Northern Ireland

Twaddell agreement: Orange Lodges apply to parade

Members of the three lodges involved in the Ardoyne parade dispute arrived at police lines led by the Ballysillan banner on Saturday
Image caption The Ardoyne parade dispute has been ongoing since 2013

The Parades Commission is preparing to receive a notification from Orange Lodges in north Belfast for permission to finish a parade stopped since 2013.

The Twaddell Avenue protest has been ongoing since July 2013.

But an agreement has now been reached between Ligoniel Orange Lodge and the Crumlin and Ardoyne Residents Association.

It means that three lodges and two bands playing hymns will pass the Ardoyne shops next Saturday 1 October.

Later that day, the loyalist protest camp at Twaddell Avenue will be dismantled.

The dispute - which has cost an estimated £20m to police during the past three years - began after a Parades Commission determination not to allow the return leg to pass a section of the Crumlin Road in 2013.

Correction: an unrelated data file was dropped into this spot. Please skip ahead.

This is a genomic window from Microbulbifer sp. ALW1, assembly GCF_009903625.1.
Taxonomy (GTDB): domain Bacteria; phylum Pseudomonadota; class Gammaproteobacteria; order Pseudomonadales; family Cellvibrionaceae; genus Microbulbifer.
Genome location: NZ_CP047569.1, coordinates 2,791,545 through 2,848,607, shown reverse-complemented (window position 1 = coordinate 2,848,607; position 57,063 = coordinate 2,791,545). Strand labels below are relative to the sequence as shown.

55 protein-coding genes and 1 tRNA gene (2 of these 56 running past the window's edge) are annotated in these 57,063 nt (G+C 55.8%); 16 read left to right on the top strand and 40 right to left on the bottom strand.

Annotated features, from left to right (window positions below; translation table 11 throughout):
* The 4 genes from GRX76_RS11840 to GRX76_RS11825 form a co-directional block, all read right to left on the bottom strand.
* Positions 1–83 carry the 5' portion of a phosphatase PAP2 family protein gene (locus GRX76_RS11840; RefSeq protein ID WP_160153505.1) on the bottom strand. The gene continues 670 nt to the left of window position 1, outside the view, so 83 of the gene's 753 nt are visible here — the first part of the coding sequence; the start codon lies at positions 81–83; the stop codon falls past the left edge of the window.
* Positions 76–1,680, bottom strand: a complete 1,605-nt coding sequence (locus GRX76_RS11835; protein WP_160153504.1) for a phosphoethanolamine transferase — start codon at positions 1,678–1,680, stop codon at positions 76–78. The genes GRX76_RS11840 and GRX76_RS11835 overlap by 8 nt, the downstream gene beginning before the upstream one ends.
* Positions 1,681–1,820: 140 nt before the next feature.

Image copyright PAcemaker
Image caption Under the agreement, the protest camp will be dismantled on Saturday following the parade

However on Friday, talks facilitators the Rev Harold Good and Jim Roddy released a statement saying a resolution had been found.

Politicians and police have reacted warmly to news of the breakthrough.

First Minister Arlene Foster called it "a significant step". Deputy First Minister Martin McGuinness commended the two facilitators.

However, another nationalist residents group, the Greater Ardoyne Residents Collective (Garc), has made it clear that it is opposed to the deal.

The group's Dee Fennell said: "In our opinion, this goes against the wishes of the vast majority of people living in Ardoyne, Mountainview and the Dales."

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